Childhood & Early Life
Emilio Estevez was born on May 12, 1962, in Staten Island, New York, USA, to Martin Sheen and Janet Templeton. His siblings–Ramon Estevez, Charlie Sheen, and Renee Estevez–went on to become actors.
He was initially educated in a New York City public school but was later transferred to a private academy when his father’s career picked up. In 1968, the family moved to Malibu.
At Malibu, he continued his schooling at ‘Santa Monica High School’ where he became friends with Rob Lowe, Sean, and Chris Penn.
Estevez was interested in scriptwriting even as a boy. When he was eight, he sent a script to the production team of the popular TV series ‘Night Gallery,’ which was produced by Rod Serling. Unfortunately, his script was turned down.
When he was 11, his father gifted him a handycam. He used the handycam to make films, and enjoyed acting along with his brother Charlie and friends Chris Penn, Rob Lowe, and Sean.
During his senior school days, he lost interest in drama and got drawn towards sports. After graduating from ‘Santa Monica High’ in 1980, he decided to pursue a career as an actor.
Continue Reading Below
In 1979, he accompanied his father to the Philippines for the shooting of the film ‘Apocalypse Now.’ In the film, he played the role of a messenger boy, but his role did not make it to the final cut.
After completing his high school education, he decided to start his career as an actor. He decided to keep his father’s original surname (Estévez) in order to maintain his own identity as an actor.
In 1980, he started appearing in TV movies; the most notable being ‘ABC’ network’s ‘Seventeen Going on Nowhere.’
In 1982, he landed a major role and starred alongside Matt Dillon in the film ‘Tex.’ The film, an adaptation of S.E. Hinton’s book, gave him a breakthrough in his career.
In 1983, he made an appearance in Francis Ford Coppola's ‘The Outsiders,’ a remarkable adaptation of Hinton’s novel. His co-actors included Dillon, Rob Lowe, Tom Cruise, Patrick Swayze, Ralph Macchio, and Thomas Howell.
In 1984, he played the role of ‘Otto Maddox,’ a young punk rocker, in ‘Repo Man,’ which was directed by Alex Cox. The science fiction comedy went on to achieve cult status.
He starred in ‘The Breakfast Club,’ a comic drama by John Hughes, which released in the year 1985. The movie was a hit among the young audience.
In 1985, he collaborated with Tom Cruise and wrote a script for the movie ‘That Was Then… This Is Now.’ He sold it to ‘Paramount Pictures,’ but the film achieved only moderate success.
He played the role of a college graduate in ‘St. Elmo’s Fire’ that became the cover story of ‘New York’ magazine. The magazine labeled him as the leader of the ‘Brat Pack’ group.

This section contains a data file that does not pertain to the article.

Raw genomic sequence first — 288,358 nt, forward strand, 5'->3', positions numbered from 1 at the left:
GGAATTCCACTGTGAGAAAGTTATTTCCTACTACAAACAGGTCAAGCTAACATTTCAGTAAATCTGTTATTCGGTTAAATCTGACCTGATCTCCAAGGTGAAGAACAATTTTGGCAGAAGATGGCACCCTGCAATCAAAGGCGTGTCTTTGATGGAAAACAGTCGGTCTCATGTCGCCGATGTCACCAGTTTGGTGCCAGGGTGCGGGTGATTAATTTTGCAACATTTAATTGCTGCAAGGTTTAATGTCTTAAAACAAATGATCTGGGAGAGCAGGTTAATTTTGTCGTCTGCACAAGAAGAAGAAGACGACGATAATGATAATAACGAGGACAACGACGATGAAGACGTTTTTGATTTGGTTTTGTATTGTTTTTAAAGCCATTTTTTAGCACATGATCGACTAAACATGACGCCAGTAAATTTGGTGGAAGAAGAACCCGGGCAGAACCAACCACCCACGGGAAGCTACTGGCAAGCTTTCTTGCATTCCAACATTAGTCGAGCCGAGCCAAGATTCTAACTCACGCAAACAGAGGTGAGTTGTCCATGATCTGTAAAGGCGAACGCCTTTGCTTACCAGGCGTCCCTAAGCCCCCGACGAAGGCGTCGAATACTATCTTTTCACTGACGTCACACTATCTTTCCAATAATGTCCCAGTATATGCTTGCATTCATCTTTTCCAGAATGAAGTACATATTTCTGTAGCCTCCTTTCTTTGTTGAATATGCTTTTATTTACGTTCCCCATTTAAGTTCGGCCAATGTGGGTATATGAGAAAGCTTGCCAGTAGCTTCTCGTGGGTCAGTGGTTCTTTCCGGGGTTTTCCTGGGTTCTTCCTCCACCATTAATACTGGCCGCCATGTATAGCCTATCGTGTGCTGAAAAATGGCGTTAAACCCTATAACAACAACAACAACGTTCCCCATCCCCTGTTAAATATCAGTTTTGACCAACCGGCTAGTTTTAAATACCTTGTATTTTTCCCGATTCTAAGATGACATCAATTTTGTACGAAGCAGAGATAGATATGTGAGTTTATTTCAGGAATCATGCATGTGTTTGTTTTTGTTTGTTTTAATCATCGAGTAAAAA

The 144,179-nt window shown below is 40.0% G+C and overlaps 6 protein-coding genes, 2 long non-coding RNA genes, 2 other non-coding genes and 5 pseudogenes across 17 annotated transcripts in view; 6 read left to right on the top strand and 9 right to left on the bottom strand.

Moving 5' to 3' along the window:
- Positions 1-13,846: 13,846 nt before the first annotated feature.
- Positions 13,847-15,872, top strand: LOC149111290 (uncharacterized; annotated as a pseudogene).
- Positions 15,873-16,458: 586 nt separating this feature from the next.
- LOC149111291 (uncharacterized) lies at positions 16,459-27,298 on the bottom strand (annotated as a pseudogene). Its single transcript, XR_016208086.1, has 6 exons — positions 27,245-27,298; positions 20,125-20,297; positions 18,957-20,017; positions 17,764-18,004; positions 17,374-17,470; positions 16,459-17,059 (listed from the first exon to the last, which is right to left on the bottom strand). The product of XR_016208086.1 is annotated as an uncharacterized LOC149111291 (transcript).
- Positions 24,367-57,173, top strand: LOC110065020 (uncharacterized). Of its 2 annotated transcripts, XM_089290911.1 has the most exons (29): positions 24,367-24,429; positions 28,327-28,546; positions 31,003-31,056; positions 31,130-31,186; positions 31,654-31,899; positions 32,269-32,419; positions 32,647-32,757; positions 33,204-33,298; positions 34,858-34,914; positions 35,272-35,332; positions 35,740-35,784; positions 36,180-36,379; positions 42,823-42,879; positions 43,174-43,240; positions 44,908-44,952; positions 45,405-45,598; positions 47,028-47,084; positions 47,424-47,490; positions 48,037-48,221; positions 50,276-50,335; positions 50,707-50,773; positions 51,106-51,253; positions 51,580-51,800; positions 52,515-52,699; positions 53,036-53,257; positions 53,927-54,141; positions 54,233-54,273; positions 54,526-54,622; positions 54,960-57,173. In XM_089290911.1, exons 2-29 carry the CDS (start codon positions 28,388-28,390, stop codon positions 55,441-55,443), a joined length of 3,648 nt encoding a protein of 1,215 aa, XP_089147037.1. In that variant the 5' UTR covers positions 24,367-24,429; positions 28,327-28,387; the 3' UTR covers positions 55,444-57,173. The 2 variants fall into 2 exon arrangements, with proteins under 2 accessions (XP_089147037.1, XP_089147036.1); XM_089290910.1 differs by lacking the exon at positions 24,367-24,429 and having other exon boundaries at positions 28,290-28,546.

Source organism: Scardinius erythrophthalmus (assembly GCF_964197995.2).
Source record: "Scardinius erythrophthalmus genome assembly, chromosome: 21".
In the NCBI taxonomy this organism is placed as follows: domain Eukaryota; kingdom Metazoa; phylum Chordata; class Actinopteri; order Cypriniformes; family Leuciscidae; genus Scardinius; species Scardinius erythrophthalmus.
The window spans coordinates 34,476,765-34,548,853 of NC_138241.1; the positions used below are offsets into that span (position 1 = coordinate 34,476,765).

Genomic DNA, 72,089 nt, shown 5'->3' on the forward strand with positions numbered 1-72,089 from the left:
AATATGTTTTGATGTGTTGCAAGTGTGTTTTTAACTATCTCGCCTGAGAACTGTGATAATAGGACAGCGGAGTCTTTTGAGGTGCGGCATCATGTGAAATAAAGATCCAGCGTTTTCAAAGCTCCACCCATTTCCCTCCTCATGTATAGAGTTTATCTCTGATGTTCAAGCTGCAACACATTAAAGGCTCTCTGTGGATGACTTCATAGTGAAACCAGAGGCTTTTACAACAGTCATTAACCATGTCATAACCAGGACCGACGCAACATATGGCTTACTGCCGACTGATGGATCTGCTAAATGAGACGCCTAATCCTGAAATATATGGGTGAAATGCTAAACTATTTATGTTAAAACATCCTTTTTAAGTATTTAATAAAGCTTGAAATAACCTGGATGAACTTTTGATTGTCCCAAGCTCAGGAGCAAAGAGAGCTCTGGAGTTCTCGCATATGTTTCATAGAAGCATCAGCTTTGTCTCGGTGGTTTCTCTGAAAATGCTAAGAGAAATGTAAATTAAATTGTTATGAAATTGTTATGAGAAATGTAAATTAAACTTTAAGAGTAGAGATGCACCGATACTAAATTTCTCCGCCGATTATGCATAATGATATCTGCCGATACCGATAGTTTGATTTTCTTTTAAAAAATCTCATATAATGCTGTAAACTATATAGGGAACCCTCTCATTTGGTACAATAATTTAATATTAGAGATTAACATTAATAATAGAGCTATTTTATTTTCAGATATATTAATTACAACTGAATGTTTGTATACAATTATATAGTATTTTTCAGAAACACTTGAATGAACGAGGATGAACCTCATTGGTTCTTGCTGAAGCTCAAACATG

Continue Reading Below
In 1986, he starred in Stephen King’s only directorial effort ‘Maximum Overdrive.’ Though the film’s soundtrack included best-selling singles, such as ‘You Shook Me All Night Long,’ ‘Who Made Who,’ and ‘Hells Bells,’ it failed to impress the critics and the fans.
He went on to direct the film ‘Wisdom,’ apart from starring in it. Though the film failed commercially, it established him as one of the youngest stars to write and direct a film.
In 1987, he played the role of ‘Det. Bill Reimers’ in ‘Stakeout,’ a buddy cop action comedy film. The film’s success resulted in the release of its sequel ‘Another Stakeout’ (1993).
In 1988, he tasted success with the release of ‘Young Guns’ which became a huge box office hit. However, its sequel, released two years later, was not as successful as its predecessor.
In 1990, he released his first comic film ‘Men at Work.’ Though panned by the critics, the film achieved success as a mini-cult classic in the video stores.
In 1992, he enjoyed box office success with the release of ‘The Mighty Ducks,’ a popular ‘Disney’ film. He made a cameo appearance in its sequel, ‘D3: The Mighty Ducks.’
He directed the film ‘The War at Home’ and released it in 1996. The film earned positive reviews from the critics and won two ‘ALMA’ award nominations. However, it was only a moderate success due to poor distribution.
For nearly a decade, he achieved only moderate success with films like ‘Rated X’ and ‘Behind the Green Door.’ In 2006, he won the ‘Hollywood Film Award’ for acting and directing the film ‘Bobby.’
After taking a break from acting and directing, he wrote and directed the 2018 film ‘The Public.’ He also played the role of ‘Stuart Goodson’ in the film. Apart from being an actor and director, he is also an avid vine grower who promotes his products.
Continue Reading Below
The film ‘The Mighty Ducks,’ a sports comedy released in 1992, was a great box office hit. It also increased his popularity. The film earned $50,752,337 in the US, resulting in two sequels.
The film ‘Bobby,’ which released in 2006, earned him international recognition, awards, and appreciation. The film was based on the assassination of President Robert F. Kennedy.
Personal Life & Legacy
He was in a relationship with Carey Salley, a ‘Wilhelmina’ model, from 1983 to 1986. The couple had two children, a son and daughter named Taylor Levi and Paloma Estevez, respectively.
He was engaged to Demi Moore for a while, but in 1992 he married pop singer Paula Abdul. The marriage ended in divorce two years later.
In 2006, he got engaged to Sonja Magdevski, a Macedonian journalist. They live in a Spanish-styled villa in Malibu. They grow vines and sell them under the label ‘Casa Dumetz.’